Music Teacher's Helper Blog

What’s in a Name?

Someone once said that “the most important word in the English language is a person’s name!” These profound words underline the importance of properly using the names of our music students. The first step in developing any relationship with another human is to learn their name. Our name is the means to identify us from the crowd. It becomes part of our personality. It always impresses me when someone I don’t know too well, remembers and calls me by my forename. To me, this says a lot about them as a person. Why! All of us parents have spent much time agonising over what to call our children, it’s important that that effort should not be wasted!!! But isn’t this obvious?

Let me tell you about one of my piano teachers with whom I studied with as a teenager. He rarely could remember my name in lessons, sometimes referring to me by the names of his other students. Combined with his strict, ‘old school’ demeanour, it felt difficult to have a relationship with him. Each lesson felt very impersonal and consequently my motivation between lessons was largely based on fear! Worst of all was when I completed any exam. Several weeks later the certificate would arrive with my name mis-spelt in huge gold letters! So now I have a collection of mis-spelt music certificates ‘proudly’ stored somewhere in my attic! In hindsight, I should of told him about it but as an awkward teenage boy, at the time it just seemed pointless. As a result of such experiences, here is a few of my personal thoughts that I try and apply to my pupils:

  1. Learn their name as soon as possible, ideally before they arrive for their first lesson so that I can greet them at the door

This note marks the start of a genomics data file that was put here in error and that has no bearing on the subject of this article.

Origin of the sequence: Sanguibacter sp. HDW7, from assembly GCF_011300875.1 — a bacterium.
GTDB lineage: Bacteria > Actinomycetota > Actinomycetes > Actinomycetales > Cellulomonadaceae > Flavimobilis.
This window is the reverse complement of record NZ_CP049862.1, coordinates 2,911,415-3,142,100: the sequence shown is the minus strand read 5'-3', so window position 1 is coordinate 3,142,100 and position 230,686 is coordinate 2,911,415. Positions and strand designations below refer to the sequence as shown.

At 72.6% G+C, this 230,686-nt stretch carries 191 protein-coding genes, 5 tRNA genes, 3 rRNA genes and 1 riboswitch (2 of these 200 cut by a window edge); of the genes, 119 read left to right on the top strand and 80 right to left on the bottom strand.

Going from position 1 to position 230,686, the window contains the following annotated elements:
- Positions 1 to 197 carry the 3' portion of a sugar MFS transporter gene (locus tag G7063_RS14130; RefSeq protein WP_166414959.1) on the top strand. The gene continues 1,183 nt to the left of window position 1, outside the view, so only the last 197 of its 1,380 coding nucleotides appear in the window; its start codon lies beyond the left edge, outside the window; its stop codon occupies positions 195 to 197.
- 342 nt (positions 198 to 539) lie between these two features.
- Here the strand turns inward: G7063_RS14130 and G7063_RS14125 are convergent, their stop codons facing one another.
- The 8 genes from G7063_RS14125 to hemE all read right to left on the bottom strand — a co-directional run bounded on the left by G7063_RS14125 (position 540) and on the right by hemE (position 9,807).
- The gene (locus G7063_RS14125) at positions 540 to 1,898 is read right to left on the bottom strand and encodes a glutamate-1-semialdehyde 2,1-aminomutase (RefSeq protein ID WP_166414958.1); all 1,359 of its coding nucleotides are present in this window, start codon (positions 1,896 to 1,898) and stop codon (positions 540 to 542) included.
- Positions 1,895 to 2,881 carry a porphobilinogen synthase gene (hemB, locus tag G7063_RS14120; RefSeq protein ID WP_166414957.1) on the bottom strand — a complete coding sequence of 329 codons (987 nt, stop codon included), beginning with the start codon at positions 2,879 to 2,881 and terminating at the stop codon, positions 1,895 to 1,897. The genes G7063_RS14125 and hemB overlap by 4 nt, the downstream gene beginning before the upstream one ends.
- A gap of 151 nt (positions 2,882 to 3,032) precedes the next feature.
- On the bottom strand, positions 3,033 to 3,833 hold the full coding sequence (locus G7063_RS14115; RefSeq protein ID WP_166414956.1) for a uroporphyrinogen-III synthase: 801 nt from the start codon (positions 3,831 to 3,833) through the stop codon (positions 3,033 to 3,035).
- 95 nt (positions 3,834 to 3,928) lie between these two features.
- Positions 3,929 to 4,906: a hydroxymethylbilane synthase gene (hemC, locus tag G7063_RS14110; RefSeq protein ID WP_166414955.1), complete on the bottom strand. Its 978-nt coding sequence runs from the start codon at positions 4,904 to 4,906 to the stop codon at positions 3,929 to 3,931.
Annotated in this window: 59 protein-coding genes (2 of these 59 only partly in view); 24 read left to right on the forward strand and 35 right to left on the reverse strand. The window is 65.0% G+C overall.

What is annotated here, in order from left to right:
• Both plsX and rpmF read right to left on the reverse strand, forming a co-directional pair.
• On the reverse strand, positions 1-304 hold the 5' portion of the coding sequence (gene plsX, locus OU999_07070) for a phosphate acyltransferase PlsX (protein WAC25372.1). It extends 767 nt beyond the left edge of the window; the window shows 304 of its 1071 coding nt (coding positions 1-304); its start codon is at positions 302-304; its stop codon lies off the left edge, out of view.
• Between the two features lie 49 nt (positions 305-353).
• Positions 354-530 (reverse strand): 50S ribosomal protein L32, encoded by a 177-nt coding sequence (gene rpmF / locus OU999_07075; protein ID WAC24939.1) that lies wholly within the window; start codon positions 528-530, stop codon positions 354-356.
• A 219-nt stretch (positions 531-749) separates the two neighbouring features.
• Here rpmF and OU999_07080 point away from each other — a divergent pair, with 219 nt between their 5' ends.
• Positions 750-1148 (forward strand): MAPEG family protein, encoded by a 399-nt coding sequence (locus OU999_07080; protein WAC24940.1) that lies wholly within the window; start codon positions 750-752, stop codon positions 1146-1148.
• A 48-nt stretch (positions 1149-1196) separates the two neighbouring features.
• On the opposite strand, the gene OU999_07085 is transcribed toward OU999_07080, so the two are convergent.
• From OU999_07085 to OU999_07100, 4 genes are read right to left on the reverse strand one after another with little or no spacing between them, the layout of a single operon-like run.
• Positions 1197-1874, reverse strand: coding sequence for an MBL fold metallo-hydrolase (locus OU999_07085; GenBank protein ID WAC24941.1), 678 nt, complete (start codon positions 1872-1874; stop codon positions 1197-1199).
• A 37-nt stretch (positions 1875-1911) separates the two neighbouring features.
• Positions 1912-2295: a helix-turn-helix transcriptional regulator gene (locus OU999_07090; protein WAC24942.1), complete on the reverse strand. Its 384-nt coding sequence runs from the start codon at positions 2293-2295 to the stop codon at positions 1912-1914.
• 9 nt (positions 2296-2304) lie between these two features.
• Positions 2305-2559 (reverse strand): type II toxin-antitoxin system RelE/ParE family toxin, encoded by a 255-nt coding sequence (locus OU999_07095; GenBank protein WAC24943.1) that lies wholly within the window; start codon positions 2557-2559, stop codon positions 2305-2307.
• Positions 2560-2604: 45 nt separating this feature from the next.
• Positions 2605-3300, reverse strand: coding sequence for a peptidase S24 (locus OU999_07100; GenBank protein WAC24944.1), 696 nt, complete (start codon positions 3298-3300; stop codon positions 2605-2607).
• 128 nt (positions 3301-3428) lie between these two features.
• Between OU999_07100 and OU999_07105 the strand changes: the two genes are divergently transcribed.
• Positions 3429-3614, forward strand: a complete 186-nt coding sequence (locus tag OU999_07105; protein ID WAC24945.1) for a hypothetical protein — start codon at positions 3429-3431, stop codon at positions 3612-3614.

2. Learn how to pronounce their name properly, especially if it has an unfamiliar sound by listening carefully to how parents say it. There’s no dishonour is asking for the name to be repeated slowly. If anything, this impresses upon the pupils and/or parents that I care
  3. Find out how they like to be referred to as. One parent recently registered her son’s name as “William” on my MTH. However, it soon became clear that everybody calls him “Will.” Probably, the only time he hears his full name “William” is when he is being told off! I want all my pupils to feel relaxed in my company, especially the very young, so calling him “Will” instead of “William” should help him feel at ease.
  4. Watch that I spell their name correctly. Even common names have various ways of being spelt
  5. Learn the names of other lesson attendees, such as siblings and friends, parents and grandparents
  6. Use the name of the pupil periodically during the lesson, especially at the start and conclusion of the lesson
  7. When writing notes about how they performed a certain piece in the lesson, include their name in the opening commendation sentence before moving on to what they need to work on
One word of caution: It is probably best to avoid the use of nicknames even though the pupil’s  family might do so. I taught one boy whose real name was Liam but his family and friends referred to him as “Spud!” When I enquired the reason for such a nickname Liam replied: “‘cos when I was a baby, I looked like a potato and it’s stuck ever since!

Inspiration Corner: Hans Zimmer – The Dark Knight Rises (soundtrack to the film). Hans Zimmer is a Hollywood A-list composer who’s style is known for his fusion of conventional orchestral film cues with contemporary electronica. His music is a great way to introduce pupils to the power and magic of the orchestra who, at the moment, would be dismissive of the traditional orchestral repertoire. Who knows, hopefully one day they will also come to appreciate the genius of the Beethoven symphonies!

See other posts by Reuben Vincent

About the Author

Reuben Vincent
Reuben Vincent is a freelance musician working as a composer, producer and private music teacher, based from his purpose built recording studio in Bagillt, Flintshire, North Wales, UK. His main instrument is the piano although he is also known for a "mean" solo on the Kazoo!!!

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